The difficulty with relying on common sense is that it is often contradictory.
Which is true 'Out of sight, out of mind' or 'Absence makes makes the heart grow fonder'? What about 'Opposites attract' or 'birds of a feather flock together'?
It was common sense in the 16th century that Queen Elizabeth I came down with small pox because she had a bath! (Not joking, kind of wish I was!!)
It was common sense just to let your children get chicken pox, because it was safer to get it as a child than to have it as an adult. This always made complete sense to me! I had absolutely no idea until recently that children die from chicken pox every year in Australia.
Common sense is great, it is just also important to figure out what it is actually based upon. Is it merely cultural tradition?

Tell you, truth WDDTY isn't a free pamphlet section at Whole Foods. But its exactly a magazine, in which you have to pay for. Maybe subscribe to it afterwards.

Actually it is relevant, as it proves that "natural" remedies are a combination of taking less than effective herbs or homeopathic remedies and finding support for that, even if your validation has to come from the free pamphlet section at Whole Foods.

Back yet again with another one of my responses to another particular comments regarding this

In which I say, oh please.

Do you think you are the first person to come here and try to "enlighten" us? I have listened to patients refuse conventional treatment for colon cancer in favor of coffee enemas and herbal cancer treatment. Women who don't want hysterectomies try to take evening primrose oil, chasteberry capsules and black cohosh for things like endometriosis or fibroids. Patients whose joints are worn away refuse joint replacement and try and take glucosamine and cinnamon capsules. They "did their research" and somewhere heard someone who had "cured" their condition in those ways. And they believed. Hoxsey, the Greek Cancer Cure, chlorella for heart disease, green tea capsules for diabetes: I have heard it all. I have been called unsupportive for not getting on the bandwagon of cheer leaders when family and friends chose these methods of self treatment. I wish I could scream that back at them, but they aren't alive for me to fight with.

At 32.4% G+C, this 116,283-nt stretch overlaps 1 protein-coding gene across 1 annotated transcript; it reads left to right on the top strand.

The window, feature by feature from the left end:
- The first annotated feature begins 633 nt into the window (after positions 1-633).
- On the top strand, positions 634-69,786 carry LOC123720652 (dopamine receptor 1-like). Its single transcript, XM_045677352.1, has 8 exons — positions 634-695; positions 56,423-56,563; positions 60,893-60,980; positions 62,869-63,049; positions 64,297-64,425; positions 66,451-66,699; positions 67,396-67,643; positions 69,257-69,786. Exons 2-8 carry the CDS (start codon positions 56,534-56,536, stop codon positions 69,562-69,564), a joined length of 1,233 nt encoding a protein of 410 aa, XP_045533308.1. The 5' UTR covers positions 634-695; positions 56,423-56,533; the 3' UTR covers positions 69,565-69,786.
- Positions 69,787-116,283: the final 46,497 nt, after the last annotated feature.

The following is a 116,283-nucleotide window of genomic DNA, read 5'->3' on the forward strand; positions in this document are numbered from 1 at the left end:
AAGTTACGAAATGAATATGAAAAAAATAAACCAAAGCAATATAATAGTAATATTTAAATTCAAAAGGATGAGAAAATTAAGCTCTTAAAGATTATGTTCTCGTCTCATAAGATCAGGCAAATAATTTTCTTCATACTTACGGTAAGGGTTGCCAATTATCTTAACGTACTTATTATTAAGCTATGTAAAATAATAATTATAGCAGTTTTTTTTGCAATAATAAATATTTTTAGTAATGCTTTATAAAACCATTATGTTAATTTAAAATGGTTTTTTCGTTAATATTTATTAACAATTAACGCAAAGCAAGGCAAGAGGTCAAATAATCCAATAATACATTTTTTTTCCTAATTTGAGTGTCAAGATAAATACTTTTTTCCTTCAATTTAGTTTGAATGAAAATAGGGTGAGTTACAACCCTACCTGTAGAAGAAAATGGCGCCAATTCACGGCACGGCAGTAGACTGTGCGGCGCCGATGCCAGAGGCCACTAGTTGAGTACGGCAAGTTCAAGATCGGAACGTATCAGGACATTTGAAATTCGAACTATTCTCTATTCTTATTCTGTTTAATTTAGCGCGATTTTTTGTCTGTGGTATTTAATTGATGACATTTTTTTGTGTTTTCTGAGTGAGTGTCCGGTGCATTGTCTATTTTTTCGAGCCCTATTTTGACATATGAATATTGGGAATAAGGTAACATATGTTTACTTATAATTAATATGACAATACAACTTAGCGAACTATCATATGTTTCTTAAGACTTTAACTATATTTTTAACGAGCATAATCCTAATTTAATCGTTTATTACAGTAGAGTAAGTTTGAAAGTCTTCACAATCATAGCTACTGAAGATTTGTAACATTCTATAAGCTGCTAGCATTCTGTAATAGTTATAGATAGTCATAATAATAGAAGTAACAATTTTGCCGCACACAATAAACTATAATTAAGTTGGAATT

Back yet again with another one of the comments to my responses regarding this.

I guess I don't understand the responses. Maybe she is voice to text for replies (which almost makes me wish for he whom we shall not speak of).
I used to get all those magazines, although the ones I got at the health store were always free. The "cures" have not changed much, surprisingly. I would put them in my student midwife bag and then tote them to my accupressure classes all the way at Bastyr (this is before the midwifery school moved there). I read all about blue green algae for weight loss, apple cider vinegar being a panacea and about aromatherapy

Back yet again with another one of the comments to my responses regarding this.

Follow the links to Jessica's blog (in her profile
I draw everyones attention to her 'open letter to Dr Amy' post.
Logical argument is a waste of time

July 4, 2013 - 11:10pm

Group Leader


Is everything that she, her family needs to know about this particular lifestyle, etc. AKA more of a ethical lifestyle then unethical one or whatever its called.